Characterization of the Sirt6 Knockout in Drosophila Melanogaster
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CitationSamiei, Alireza. 2018. Characterization of the Sirt6 Knockout in Drosophila Melanogaster. Doctoral dissertation, Harvard Medical School.
AbstractParkinson’s disease (PD) is a movement disorder that is characterized by the loss of dopaminergic neurons in the midbrain. It is known that midbrain dopaminergic neurons demonstrate differential vulnerability to Parkinson’s disease pathology and aging. Here, I took a novel approach to elucidate the molecular mechanisms of this differential vulnerability to PD-induced pathology. Specifically, I carried out a meta-analysis of published human-derived microarray datasets to identify gene candidates that show a similar expression signature in populations of resistant neurons, such as the medial substantia nigra and the ventral tegmental area (VTA) neurons, and an altered signature in vulnerable neurons, such as those of the lateral substantia nigra. I identified Sirt6, which codes for a component of the DNA repair complex, as a candidate neuroprotective gene as it has high levels of expression in the VTA and the medial substantia nigra and low expression levels in the lateral substantia nigra. I used immunohistochemical analysis to confirm this differential expression pattern of Sirt6 in the midbrain of wild type mice. To further investigate the effects of altered Sirt6 expression on the nervous system, I used CRISPR genome editing tools to create a Sirt6 knockout Drosophila melanogaster model. I use histological analyses to show that the recessive mutation leads to early-onset neurodegeneration, as evidenced by a doubling of neuropil vacuolization in 30-day-old flies. I use behavioral studies to demonstrate that mutant flies have significant climbing activity loss compared to age-matched control flies. In addition, I demonstrate that overexpression of Sirt6 significantly attenuates loss of locomotor function and neurodegeneration in an alpha-synuclein transgenic fly model. Lastly, I discuss the promise of our findings with regards to gaining a deeper understanding of the aging brain and Parkinson’s disease pathology.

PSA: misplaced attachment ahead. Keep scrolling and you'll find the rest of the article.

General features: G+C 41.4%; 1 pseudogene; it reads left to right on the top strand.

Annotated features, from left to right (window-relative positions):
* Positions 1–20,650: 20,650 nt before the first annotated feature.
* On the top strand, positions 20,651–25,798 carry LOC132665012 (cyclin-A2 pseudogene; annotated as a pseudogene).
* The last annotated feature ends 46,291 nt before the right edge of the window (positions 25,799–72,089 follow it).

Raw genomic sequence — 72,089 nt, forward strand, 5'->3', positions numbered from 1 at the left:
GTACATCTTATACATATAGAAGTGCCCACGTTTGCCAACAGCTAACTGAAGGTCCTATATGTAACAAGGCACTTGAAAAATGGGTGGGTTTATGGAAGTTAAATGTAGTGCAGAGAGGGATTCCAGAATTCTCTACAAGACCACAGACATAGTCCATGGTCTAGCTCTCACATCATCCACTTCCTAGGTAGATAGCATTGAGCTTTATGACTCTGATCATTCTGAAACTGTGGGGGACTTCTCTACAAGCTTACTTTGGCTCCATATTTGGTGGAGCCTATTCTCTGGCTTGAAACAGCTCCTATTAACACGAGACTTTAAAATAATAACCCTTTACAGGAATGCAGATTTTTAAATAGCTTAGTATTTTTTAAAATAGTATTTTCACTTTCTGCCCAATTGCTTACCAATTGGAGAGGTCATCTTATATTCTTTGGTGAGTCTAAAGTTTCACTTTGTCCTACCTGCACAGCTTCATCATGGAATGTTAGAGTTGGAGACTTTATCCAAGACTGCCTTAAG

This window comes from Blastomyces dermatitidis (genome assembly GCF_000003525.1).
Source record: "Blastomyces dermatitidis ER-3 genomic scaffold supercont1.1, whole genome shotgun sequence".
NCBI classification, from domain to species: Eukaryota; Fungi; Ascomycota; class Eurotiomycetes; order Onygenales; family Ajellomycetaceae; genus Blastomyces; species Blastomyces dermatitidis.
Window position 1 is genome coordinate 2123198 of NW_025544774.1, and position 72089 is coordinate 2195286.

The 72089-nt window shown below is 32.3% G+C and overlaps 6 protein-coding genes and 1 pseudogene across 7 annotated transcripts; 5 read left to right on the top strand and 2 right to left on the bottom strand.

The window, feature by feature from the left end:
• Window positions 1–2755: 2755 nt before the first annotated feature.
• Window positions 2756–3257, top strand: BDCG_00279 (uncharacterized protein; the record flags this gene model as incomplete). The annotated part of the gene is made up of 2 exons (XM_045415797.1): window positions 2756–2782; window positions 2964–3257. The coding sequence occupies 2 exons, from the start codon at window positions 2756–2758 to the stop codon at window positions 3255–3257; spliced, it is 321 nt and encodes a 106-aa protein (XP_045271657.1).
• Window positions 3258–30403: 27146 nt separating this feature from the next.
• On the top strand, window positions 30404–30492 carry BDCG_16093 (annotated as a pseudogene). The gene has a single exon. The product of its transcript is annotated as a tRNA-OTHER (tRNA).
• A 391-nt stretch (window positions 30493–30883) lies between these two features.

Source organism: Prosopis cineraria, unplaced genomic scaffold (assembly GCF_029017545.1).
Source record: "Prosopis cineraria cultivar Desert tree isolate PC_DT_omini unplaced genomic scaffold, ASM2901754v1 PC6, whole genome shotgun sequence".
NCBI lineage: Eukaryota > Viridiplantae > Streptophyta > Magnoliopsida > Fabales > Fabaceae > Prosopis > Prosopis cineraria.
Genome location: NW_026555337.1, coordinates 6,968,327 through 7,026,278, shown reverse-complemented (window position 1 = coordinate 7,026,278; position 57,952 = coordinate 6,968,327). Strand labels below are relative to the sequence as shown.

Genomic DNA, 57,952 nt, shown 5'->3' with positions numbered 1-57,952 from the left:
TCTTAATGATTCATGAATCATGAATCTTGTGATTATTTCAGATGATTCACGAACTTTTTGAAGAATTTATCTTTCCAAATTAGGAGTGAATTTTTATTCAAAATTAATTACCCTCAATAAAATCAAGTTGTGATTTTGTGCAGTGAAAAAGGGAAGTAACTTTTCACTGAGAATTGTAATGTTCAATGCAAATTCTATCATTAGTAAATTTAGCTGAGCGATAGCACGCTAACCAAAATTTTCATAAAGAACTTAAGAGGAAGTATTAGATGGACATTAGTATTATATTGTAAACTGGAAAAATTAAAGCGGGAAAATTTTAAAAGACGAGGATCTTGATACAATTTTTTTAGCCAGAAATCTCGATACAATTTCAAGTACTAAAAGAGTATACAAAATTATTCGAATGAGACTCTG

Citable link to this pagehttps://nrs.harvard.edu/URN-3:HUL.INSTREPOS:37366045